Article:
Savannah Dietrich fell unconscious after drinking at a party last August. While she lay unconscious, two teen boys she knew sexually assaulted her, videotaping the incident and distributing pictures on the internet. Now Dietrich faces jail time for naming her attackers on Twitter.
Dietrich, 17, who told the Louisville Courier-Journal that she wanted her name to be used openly, tweeted the names of her attackers after they accepted a plea deal that she felt was too lenient. “There you go, lock me up,” Dietrich said, after tweeting their names. “I’m not protecting anyone that made my life a living Hell.”
Attorneys for the assailants then asked a Jefferson District Court Judge to hold Dietrich in contempt, for violating the confidentiality of the juvenile court hearing in which they pleaded guilty to felony first-degree sexual abuse and misdemeanor voyeurism.
“I felt like they were given a very, very light deal,” Dietrich said. “I wasn’t happy with it, at all.”
Dietrich has asked for the media to be present at her July 30 contempt hearing, and has waived confidentiality in order to allow the media to cover her case. Both Dietrich’s attorneys and the Courier-Journal have filed requests to open the hearings, arguing that she has the First Amendment right to speak on the case and have her own case be covered publicly.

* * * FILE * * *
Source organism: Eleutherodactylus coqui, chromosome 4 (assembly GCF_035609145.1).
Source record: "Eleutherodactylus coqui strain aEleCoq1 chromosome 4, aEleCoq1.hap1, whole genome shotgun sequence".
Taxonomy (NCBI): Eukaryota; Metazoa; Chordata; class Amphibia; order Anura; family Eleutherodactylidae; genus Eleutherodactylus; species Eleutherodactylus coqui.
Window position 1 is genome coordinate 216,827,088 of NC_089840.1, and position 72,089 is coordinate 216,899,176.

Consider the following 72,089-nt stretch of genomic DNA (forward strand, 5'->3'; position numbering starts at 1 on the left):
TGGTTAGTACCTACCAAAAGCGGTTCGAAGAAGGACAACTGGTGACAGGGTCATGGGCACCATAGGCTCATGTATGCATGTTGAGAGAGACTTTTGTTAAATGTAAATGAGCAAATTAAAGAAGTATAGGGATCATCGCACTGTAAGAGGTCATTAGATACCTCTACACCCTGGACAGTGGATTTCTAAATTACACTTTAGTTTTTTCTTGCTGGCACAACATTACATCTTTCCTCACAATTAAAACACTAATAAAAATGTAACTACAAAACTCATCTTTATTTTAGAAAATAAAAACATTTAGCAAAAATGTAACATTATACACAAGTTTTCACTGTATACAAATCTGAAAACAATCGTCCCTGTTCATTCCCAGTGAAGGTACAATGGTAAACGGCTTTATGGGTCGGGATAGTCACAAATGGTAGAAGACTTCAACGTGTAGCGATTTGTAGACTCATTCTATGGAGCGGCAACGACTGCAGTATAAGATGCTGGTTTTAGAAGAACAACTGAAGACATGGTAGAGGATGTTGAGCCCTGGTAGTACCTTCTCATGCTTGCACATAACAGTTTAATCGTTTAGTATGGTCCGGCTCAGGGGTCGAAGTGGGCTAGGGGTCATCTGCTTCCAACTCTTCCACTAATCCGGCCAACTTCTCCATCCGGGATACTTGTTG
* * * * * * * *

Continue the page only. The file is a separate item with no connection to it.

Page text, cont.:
Dietrich was unable to give more details of the sentence, lest she run further afoul of the gag order put in place.
Emily Farrar-Crockett, one of Dietrich’s attorneys, said that Dietrich had been advised that even speaking to the media could put her in further legal jeopardy. “But she feels it’s important to speak out and chose to do so,” Farrar-Crockett said.
“I Cried Myself to Sleep”
Dietrich was assaulted at a party in August of 2011 by two boys that she knew. She had been drinking, and fell unconscious. While she was unconscious, the two boys assaulted her, taking video of the assault and sharing it with others. Months after the incident, Dietrich learned of the video, and of the assault.
“For months, I cried myself to sleep. I couldn’t go out in public places,” she said. “You just sit there and wonder, who saw, who knows?”
Dietrich and her parents reported the assault to police, and her attackers were arrested, and pleaded guilty. They were aghast at what they viewed as an extremely light sentence.
Following the plea, Judge Dee McDonald admonished everyone in the court not to speak about the sentencing or the crime in general.
““I was crying as she (the judge) was reading that,” Dietrich told the s. “They got off very easy … and they tell me to be quiet, just silencing me at the end.”
Dietrich says that she knows she could face jail for violating the court order, but that’s a price she’s willing to pay to share her story.
“I’m at the point that if I have to go to jail for my rights, I will do it,” she said.
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Image Credit: Brian Turner